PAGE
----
This week Starbucks' Via instant coffee arrived and the chain is expecting 10 million consumers to visit its 7,500 company-run cafes to participate in a taste test this weekend.
Howard Schultz, the CEO of Starbucks said, "I've been fooling people for almost a year now. This is not your grandmother's instant coffee. The quality of Via is a mirror image of the quality and taste of Starbucks brewed coffee."
What makes Starbucks' launch so interesting is that I can't think of one other brand trying to get you to try their cheaper version and then proudly saying you can't tell the difference. It's like RL POLO or Coach telling people their outlet stores had the exact same merchandise.
This is not like GAP owning Old Navy but defying someone to tell the difference. GAP realizes they are covering two distinct markets that have some overlap and my guess is so does Starbucks. But Starbucks is crazy like a fox.
Now I have to confess to RetailWire readers, when this was first announced I chimed in with, "This thing is struggling to keep the wheels on. They already ceded to McDonald's earlier this week with their 'value' menu.'" I've changed my mind.
Do they expect the Starbucks customer will switch to instant? Probably not but it gave them the opportunity to come back to the market with lots of press and offers to their 4 million Facebook Fans. What was the hook?
You have to come in to the stores to taste it.
Starbucks is expecting a lot of customers Friday through Monday. And while they're there they also may become reacquainted with their addictive habit of their morning coffee.
The first thing that went during the recession for some were the indulgences of specialty coffee; a weekly habit can cost $1000 a year. It's not a secret that their traffic counts are down; this may just be the gimmick to bring those who have built Starbucks into one of the most easily recognized brands in the world back to the cup.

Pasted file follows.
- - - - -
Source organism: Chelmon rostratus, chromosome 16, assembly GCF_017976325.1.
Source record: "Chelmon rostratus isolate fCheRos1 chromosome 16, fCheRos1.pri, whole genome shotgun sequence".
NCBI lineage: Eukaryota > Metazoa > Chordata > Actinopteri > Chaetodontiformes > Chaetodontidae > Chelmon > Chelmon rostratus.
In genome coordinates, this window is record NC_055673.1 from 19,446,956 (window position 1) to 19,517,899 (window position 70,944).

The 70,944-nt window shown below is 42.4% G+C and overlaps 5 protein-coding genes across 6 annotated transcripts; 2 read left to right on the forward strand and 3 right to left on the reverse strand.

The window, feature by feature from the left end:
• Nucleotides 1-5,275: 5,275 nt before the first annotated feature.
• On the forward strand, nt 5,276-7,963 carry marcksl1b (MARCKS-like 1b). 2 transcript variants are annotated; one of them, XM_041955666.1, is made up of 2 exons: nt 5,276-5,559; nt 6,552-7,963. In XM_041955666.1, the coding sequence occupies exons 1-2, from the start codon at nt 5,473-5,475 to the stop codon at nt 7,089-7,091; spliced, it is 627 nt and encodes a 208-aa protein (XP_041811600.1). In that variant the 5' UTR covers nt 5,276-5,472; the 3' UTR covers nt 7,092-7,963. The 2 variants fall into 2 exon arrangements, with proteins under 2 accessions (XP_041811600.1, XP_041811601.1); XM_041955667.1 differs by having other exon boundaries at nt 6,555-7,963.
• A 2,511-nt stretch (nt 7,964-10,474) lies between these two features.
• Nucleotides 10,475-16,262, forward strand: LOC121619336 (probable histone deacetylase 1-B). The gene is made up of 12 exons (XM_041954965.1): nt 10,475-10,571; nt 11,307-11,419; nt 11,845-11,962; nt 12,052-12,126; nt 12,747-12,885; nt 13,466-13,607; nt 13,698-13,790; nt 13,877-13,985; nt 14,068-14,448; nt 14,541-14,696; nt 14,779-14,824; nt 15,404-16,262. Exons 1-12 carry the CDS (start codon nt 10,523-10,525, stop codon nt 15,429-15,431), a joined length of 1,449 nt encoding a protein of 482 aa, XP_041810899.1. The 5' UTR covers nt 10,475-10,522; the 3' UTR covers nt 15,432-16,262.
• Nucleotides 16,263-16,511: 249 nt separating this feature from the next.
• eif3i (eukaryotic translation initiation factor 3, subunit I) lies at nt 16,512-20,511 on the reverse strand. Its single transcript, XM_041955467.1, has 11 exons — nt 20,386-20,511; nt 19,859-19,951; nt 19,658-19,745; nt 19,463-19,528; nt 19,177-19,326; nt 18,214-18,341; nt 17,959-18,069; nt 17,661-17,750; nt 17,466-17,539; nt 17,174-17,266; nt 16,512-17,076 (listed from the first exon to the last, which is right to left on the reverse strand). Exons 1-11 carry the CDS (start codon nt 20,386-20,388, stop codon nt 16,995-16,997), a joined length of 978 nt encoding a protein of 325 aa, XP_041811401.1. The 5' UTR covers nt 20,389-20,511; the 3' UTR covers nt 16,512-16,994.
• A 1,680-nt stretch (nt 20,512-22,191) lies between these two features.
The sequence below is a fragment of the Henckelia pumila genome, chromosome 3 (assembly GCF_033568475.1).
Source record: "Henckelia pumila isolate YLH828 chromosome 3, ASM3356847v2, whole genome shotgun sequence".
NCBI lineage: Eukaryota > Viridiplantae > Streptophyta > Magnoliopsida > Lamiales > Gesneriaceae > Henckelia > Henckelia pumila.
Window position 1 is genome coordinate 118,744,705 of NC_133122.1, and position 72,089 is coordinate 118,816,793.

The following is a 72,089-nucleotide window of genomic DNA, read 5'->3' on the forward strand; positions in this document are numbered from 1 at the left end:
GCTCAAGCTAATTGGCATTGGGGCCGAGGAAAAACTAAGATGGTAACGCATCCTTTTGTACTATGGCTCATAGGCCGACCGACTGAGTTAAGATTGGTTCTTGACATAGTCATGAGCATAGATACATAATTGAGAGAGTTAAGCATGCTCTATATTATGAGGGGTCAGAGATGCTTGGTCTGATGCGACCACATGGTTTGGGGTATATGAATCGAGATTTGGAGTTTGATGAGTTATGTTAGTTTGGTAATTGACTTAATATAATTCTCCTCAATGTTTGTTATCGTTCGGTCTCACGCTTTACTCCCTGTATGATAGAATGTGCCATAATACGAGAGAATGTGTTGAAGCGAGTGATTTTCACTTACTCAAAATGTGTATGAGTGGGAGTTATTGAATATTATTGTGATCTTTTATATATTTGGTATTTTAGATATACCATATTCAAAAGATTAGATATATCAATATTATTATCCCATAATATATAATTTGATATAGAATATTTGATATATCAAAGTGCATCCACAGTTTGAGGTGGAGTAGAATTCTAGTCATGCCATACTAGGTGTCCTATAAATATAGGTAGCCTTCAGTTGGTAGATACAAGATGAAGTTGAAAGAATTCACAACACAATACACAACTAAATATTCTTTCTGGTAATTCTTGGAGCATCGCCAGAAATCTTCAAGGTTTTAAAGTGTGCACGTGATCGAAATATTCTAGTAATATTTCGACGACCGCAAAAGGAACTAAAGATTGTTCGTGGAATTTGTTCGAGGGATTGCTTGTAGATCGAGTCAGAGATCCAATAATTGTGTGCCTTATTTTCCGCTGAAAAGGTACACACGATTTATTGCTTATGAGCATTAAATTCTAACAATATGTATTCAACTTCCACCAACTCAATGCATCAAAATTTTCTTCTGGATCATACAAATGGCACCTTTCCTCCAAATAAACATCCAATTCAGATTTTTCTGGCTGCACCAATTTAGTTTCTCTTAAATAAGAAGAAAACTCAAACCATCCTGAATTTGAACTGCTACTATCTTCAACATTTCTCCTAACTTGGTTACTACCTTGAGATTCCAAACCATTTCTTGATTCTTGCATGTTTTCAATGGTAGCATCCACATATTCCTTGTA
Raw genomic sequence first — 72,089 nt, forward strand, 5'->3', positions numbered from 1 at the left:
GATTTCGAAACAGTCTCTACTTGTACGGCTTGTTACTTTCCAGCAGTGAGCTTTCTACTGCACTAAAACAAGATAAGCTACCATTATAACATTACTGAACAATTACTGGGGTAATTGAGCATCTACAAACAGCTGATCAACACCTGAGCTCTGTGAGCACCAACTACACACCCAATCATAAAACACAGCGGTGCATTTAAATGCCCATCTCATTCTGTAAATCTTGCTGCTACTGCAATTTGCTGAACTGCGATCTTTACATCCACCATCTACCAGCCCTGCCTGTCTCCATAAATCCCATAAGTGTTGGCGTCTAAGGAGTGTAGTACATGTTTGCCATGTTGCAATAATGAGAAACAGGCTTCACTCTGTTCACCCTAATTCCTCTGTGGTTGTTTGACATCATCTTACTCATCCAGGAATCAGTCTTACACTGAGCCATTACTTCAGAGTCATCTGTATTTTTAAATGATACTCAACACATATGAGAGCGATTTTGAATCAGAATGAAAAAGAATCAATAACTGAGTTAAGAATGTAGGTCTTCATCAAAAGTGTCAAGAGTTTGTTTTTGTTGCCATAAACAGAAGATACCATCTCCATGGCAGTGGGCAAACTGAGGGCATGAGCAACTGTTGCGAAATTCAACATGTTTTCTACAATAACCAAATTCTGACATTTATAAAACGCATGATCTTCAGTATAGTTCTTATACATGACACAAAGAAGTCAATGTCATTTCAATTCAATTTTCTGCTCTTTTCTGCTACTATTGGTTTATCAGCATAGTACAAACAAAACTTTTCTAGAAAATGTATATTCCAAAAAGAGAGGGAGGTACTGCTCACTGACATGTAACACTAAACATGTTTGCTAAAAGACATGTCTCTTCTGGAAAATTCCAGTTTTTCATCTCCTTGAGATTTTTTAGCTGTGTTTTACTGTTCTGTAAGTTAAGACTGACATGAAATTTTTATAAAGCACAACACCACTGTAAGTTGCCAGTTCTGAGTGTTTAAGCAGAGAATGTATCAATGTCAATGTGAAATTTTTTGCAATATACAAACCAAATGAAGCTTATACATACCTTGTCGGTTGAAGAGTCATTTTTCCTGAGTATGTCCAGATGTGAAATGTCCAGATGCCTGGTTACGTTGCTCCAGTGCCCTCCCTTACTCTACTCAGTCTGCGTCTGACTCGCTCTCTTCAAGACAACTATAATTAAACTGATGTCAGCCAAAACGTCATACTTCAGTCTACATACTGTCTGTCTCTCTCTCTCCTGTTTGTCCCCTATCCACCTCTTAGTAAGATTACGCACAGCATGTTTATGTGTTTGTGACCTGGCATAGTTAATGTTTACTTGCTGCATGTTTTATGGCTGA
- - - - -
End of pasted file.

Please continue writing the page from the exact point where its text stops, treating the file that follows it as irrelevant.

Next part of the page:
Sure, Via is a product that is targeted to the 21 billion international fast food and vending machine markets but who wouldn't choose a Starbucks out of a vending machine at your mechanic's over the swill that had been sitting on a burner for two days?
Pundits are still puzzling why Starbucks would "push instant" at the expense of their premium brand. Crazy like a fox.
Notice they could have just as easily sent packets in the mail for you to try or bundled it with your morning newspaper. But they knew the goal of their event: to get people to come back to the store and rebuild a brand sorely in need of a jolt.
Discussion Questions: What do you think of Starbucks tying the launch of Via instant coffee to its stores? Are there other instances of a premium brand equating their lesser brand and, if so, did it result in additional sales?
What's the likelihood that the launch of Via will end up helping rebuild traffic levels at Starbucks stores beyond this week?